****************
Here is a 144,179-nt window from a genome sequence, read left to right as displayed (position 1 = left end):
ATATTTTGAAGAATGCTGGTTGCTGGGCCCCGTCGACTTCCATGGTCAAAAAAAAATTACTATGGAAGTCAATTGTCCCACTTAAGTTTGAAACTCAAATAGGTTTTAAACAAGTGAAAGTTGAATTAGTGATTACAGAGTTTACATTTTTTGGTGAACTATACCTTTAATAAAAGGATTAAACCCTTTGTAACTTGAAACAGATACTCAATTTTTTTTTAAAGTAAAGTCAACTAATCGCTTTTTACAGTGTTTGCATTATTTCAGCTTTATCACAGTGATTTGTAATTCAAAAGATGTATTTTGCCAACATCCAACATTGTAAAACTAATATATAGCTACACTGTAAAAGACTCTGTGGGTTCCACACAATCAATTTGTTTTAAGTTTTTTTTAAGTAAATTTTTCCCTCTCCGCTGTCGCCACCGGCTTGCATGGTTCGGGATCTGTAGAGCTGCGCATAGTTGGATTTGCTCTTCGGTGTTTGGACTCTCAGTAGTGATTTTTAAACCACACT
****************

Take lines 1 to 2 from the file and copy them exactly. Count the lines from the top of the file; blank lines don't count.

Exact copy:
Here is a 144,179-nt window from a genome sequence, read left to right as displayed (position 1 = left end):
ATATTTTGAAGAATGCTGGTTGCTGGGCCCCGTCGACTTCCATGGTCAAAAAAAAATTACTATGGAAGTCAATTGTCCCACTTAAGTTTGAAACTCAAATAGGTTTTAAACAAGTGAAAGTTGAATTAGTGATTACAGAGTTTACATTTTTTGGTGAACTATACCTTTAATAAAAGGATTAAACCCTTTGTAACTTGAAACAGATACTCAATTTTTTTTTAAAGTAAAGTCAACTAATCGCTTTTTACAGTGTTTGCATTATTTCAGCTTTATCACAGTGATTTGTAATTCAAAAGATGTATTTTGCCAACATCCAACATTGTAAAACTAATATATAGCTACACTGTAAAAGACTCTGTGGGTTCCACACAATCAATTTGTTTTAAGTTTTTTTTAAGTAAATTTTTCCCTCTCCGCTGTCGCCACCGGCTTGCATGGTTCGGGATCTGTAGAGCTGCGCATAGTTGGATTTGCTCTTCGGTGTTTGGACTCTCAGTAGTGATTTTTAAACCACACT